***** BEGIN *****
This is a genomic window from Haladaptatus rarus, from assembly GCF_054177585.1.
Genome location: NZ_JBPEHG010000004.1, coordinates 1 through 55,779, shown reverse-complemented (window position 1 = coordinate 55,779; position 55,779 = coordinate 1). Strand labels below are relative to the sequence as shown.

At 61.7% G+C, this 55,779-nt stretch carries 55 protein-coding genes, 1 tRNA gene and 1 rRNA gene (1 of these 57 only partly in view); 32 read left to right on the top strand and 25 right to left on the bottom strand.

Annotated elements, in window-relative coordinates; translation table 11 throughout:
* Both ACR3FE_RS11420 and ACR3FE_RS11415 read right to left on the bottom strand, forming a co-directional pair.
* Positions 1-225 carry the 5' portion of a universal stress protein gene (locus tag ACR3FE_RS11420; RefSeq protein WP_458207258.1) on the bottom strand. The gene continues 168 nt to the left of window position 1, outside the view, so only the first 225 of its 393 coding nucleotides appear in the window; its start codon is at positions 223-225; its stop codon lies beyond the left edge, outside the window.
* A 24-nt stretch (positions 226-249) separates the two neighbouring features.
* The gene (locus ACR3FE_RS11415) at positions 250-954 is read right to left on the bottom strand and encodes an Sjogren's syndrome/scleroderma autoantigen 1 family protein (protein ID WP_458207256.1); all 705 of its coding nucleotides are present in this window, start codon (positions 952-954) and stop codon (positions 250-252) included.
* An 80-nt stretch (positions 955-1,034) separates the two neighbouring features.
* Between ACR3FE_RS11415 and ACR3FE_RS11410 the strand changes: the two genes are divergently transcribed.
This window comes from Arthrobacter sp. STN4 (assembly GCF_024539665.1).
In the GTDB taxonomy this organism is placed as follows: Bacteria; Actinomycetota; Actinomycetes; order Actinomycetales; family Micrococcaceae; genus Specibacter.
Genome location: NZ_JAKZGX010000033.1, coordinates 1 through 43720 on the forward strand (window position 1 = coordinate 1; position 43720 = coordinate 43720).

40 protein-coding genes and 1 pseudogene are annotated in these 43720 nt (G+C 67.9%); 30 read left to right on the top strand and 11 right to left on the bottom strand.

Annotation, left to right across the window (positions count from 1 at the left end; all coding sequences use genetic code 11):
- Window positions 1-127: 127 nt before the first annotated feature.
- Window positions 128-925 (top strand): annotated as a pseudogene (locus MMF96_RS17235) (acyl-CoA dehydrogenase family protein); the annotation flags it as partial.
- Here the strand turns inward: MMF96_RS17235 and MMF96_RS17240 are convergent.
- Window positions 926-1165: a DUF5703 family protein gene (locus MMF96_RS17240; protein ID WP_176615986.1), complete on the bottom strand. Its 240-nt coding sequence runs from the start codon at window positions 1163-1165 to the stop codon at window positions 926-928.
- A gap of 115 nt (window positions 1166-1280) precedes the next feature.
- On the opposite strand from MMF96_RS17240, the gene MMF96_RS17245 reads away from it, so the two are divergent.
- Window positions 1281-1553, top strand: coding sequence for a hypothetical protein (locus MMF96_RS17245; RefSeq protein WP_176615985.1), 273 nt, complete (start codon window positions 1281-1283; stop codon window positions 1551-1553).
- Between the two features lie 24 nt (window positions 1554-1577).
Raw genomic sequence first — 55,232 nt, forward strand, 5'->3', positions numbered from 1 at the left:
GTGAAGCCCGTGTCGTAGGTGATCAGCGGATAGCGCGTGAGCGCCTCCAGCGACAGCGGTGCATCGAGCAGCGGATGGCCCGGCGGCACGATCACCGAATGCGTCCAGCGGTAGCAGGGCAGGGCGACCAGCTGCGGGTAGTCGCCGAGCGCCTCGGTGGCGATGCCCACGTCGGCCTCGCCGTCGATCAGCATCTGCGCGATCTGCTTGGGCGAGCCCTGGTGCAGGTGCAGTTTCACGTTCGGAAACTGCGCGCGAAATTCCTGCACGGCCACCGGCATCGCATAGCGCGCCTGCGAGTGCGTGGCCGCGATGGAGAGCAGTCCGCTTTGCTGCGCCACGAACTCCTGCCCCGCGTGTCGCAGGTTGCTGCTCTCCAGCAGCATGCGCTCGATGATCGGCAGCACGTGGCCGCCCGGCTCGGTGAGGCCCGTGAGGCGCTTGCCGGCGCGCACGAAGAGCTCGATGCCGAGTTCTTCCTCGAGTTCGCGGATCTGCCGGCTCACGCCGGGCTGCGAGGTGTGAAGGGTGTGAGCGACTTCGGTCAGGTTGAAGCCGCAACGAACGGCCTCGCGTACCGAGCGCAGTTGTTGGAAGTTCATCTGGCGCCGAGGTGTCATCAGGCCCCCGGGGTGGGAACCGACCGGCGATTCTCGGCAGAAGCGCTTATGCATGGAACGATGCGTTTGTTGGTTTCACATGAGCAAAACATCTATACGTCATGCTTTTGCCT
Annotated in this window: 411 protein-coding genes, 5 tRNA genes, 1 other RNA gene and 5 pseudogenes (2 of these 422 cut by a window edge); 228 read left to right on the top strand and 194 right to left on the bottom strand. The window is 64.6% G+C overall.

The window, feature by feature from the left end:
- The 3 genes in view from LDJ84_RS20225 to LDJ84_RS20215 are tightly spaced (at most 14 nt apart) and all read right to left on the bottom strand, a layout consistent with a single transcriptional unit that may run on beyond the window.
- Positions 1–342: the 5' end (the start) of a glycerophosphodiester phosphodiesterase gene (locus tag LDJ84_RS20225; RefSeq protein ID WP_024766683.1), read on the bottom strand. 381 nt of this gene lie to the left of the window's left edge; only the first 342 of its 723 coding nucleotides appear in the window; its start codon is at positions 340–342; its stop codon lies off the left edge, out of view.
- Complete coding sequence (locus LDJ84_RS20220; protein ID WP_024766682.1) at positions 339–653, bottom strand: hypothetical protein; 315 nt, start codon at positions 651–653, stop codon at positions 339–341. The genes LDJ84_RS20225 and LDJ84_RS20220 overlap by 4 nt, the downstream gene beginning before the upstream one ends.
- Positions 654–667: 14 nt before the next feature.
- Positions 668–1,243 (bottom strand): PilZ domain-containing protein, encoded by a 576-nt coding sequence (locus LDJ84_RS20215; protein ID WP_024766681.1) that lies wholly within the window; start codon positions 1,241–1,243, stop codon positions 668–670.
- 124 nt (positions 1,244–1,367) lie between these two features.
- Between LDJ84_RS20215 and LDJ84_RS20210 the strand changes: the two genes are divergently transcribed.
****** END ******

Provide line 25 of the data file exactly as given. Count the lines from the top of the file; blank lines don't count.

GTGAAGCCCGTGTCGTAGGTGATCAGCGGATAGCGCGTGAGCGCCTCCAGCGACAGCGGTGCATCGAGCAGCGGATGGCCCGGCGGCACGATCACCGAATGCGTCCAGCGGTAGCAGGGCAGGGCGACCAGCTGCGGGTAGTCGCCGAGCGCCTCGGTGGCGATGCCCACGTCGGCCTCGCCGTCGATCAGCATCTGCGCGATCTGCTTGGGCGAGCCCTGGTGCAGGTGCAGTTTCACGTTCGGAAACTGCGCGCGAAATTCCTGCACGGCCACCGGCATCGCATAGCGCGCCTGCGAGTGCGTGGCCGCGATGGAGAGCAGTCCGCTTTGCTGCGCCACGAACTCCTGCCCCGCGTGTCGCAGGTTGCTGCTCTCCAGCAGCATGCGCTCGATGATCGGCAGCACGTGGCCGCCCGGCTCGGTGAGGCCCGTGAGGCGCTTGCCGGCGCGCACGAAGAGCTCGATGCCGAGTTCTTCCTCGAGTTCGCGGATCTGCCGGCTCACGCCGGGCTGCGAGGTGTGAAGGGTGTGAGCGACTTCGGTCAGGTTGAAGCCGCAACGAACGGCCTCGCGTACCGAGCGCAGTTGTTGGAAGTTCATCTGGCGCCGAGGTGTCATCAGGCCCCCGGGGTGGGAACCGACCGGCGATTCTCGGCAGAAGCGCTTATGCATGGAACGATGCGTTTGTTGGTTTCACATGAGCAAAACATCTATACGTCATGCTTTTGCCT